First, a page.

Costs are listed on the Tuition and Fees page of the Office of the Registrar. For Academic Year 2018-2019, tuition is $796.10 per credit for Wisconsin residents and $1,629.03 per credit for non-residents (including international students). Since the program is 30 credits, residents pay on average $4,776 per semester (assuming 5 semesters: fall and spring for Year 1 and Year 2, and the summer in between), or $23,880 for the whole program. Non-residents pay on average $9,774 per semester, or $48,870 for the whole program.
What are the application requirements?
The application requirements are exactly the same as the requirements for applicants to the regular M.S./Ph.D. program, with some minor modifications. Specifically, applicants to the regular M.S./Ph.D. program must:
- satisfy the Graduate School requirements with respect to undergraduate grade-point average, bachelor's degree, English proficiency, and international financial information
- submit three letters of recommendation, GRE general test, official transcripts, a resume/CV, and a personal statement.
Applicants to the PMP must also satisfy the above requirements. At least one year of prior or current working experience (by the time they enroll in the PMP), either in the U.S. or abroad, is preferred. Working experience is defined as full-time employment at a company/startup, organization, or government agency, after finishing the undergraduate program. You should indicate in the personal statement where you worked or are currently working, and for how long. You should indicate this information on your CV/Resume as well.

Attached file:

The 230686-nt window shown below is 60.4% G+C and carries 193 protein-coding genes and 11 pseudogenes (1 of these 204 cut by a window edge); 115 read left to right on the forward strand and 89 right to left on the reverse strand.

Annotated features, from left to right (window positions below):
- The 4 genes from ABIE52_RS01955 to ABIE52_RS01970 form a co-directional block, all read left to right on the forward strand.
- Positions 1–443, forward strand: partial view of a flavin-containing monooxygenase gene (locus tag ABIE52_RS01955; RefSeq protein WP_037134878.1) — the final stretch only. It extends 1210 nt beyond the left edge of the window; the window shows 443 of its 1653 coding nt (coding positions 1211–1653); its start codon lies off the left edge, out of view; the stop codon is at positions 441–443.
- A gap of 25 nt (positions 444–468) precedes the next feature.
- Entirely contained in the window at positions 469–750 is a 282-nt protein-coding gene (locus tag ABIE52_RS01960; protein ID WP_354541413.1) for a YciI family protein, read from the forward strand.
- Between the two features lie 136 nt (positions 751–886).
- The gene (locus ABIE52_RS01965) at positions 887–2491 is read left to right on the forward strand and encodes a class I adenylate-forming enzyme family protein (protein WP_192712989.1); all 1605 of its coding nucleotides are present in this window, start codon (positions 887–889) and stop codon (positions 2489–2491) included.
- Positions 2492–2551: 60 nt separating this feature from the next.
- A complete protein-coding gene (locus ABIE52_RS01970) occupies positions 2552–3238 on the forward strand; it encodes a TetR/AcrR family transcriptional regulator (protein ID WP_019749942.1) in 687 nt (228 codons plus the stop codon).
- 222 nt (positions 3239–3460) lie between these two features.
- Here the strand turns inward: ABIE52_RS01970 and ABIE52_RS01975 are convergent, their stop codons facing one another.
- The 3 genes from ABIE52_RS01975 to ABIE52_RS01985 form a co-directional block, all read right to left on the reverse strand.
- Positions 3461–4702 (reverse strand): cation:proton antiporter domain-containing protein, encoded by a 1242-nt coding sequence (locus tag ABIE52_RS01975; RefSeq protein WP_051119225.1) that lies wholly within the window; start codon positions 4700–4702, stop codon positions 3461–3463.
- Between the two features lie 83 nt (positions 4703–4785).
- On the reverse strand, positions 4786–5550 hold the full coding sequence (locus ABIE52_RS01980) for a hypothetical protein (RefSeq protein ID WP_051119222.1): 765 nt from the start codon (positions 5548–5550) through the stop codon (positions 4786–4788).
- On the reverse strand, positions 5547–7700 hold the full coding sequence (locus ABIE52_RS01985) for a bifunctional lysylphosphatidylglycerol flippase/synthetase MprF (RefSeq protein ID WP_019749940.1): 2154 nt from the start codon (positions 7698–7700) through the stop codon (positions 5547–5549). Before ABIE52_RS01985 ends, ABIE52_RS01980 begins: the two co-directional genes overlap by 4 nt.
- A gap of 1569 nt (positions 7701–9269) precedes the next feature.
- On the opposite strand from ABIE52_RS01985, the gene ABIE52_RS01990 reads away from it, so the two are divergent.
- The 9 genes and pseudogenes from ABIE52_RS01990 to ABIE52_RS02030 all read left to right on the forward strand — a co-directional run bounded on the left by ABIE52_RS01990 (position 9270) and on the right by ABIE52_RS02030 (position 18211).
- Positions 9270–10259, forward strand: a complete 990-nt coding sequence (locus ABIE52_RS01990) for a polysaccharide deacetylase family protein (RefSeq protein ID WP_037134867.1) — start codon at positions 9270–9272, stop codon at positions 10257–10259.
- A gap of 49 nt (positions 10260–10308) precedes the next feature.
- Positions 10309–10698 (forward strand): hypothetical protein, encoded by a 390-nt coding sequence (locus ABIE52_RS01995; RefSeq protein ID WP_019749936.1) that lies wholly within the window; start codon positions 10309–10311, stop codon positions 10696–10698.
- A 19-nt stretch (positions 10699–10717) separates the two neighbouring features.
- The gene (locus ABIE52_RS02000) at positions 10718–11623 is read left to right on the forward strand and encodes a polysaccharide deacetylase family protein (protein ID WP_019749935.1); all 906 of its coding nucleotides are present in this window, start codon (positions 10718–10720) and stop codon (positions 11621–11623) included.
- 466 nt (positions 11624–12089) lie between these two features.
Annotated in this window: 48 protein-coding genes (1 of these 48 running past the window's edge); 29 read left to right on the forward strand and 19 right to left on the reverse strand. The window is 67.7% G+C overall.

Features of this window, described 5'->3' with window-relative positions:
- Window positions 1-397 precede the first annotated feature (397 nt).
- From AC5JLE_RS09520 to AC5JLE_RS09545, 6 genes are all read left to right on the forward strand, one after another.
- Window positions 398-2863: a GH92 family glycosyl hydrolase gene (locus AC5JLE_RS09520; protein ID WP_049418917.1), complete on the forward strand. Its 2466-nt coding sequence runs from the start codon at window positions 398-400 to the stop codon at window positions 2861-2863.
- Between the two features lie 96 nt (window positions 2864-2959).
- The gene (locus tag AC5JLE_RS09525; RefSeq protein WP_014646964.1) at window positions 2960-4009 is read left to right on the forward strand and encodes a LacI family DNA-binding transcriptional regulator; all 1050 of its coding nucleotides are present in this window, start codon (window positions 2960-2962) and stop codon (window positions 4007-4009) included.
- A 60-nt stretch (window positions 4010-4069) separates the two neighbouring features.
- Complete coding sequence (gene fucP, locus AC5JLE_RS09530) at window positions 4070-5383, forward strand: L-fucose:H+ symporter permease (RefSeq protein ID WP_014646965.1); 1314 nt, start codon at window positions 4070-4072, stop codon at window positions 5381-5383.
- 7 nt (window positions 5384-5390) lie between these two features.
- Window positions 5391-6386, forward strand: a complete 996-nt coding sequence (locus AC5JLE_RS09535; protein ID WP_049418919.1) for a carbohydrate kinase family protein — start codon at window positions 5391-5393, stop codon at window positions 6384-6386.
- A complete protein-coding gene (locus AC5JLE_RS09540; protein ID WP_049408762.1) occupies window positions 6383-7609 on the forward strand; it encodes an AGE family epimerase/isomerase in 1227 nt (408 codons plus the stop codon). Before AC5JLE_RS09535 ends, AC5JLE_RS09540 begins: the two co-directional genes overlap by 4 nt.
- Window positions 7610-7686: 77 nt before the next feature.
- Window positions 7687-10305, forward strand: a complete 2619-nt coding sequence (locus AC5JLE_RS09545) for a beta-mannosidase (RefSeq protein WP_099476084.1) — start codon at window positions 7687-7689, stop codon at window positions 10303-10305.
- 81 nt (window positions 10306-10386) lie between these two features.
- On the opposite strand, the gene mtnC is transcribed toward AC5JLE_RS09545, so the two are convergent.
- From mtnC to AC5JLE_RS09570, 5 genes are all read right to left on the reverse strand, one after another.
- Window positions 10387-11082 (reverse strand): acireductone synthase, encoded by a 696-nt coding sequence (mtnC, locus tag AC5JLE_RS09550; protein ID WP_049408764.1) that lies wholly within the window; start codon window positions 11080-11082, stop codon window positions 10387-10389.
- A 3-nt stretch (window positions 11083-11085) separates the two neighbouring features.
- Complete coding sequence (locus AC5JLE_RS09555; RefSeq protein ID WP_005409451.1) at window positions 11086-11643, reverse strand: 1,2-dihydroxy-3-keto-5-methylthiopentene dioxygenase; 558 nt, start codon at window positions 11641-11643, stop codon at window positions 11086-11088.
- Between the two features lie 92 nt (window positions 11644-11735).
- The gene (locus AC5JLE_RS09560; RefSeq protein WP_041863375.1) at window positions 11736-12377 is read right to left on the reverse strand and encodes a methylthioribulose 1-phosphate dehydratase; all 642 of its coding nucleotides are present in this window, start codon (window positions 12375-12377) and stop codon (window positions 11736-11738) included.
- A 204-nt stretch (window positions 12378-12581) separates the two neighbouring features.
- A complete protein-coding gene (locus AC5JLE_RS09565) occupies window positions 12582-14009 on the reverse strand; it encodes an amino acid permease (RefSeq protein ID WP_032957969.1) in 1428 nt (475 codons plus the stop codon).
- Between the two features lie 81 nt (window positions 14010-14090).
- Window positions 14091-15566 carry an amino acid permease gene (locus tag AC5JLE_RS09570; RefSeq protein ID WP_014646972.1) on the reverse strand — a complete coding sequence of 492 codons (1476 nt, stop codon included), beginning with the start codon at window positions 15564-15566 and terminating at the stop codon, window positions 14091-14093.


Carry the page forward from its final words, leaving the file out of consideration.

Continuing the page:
What should be in my personal statement?
We use the personal statement (also known as "reasons for graduate study" or "statement of purpose") to better understand your background in computer sciences, and to evaluate your potential to complete the Professional Master's Program at UW-Madison. Any information you provide to help with the above goals is appreciated. If there is anything else you would like us to know, this is also the place to include it.
If I apply to both the regular M.S. and the PMP, do I have to submit two separate personal statements?
No. In this case, you may upload the same personal statement for both programs.
What else should I know about GRE, TOEFL, recommendation letters or other application requirements?
See frequently asked questions (FAQs) about these issues in the FAQ for the traditional M.S/Ph.D. program. Most of those questions and answers apply to the PMP as well, except for deadlines. Because the application deadline for the PMP is later than that for the traditional M.S./Ph.D. program (March 15 vs. December 15), you have more time to prepare and submit materials (such as GRE, TOEFL, and letters of recommendation).
Where can I find more information about the PMP?
Whom should I contact if I still have questions?
We welcome further questions. Please contact our Professional Programs Coordinator.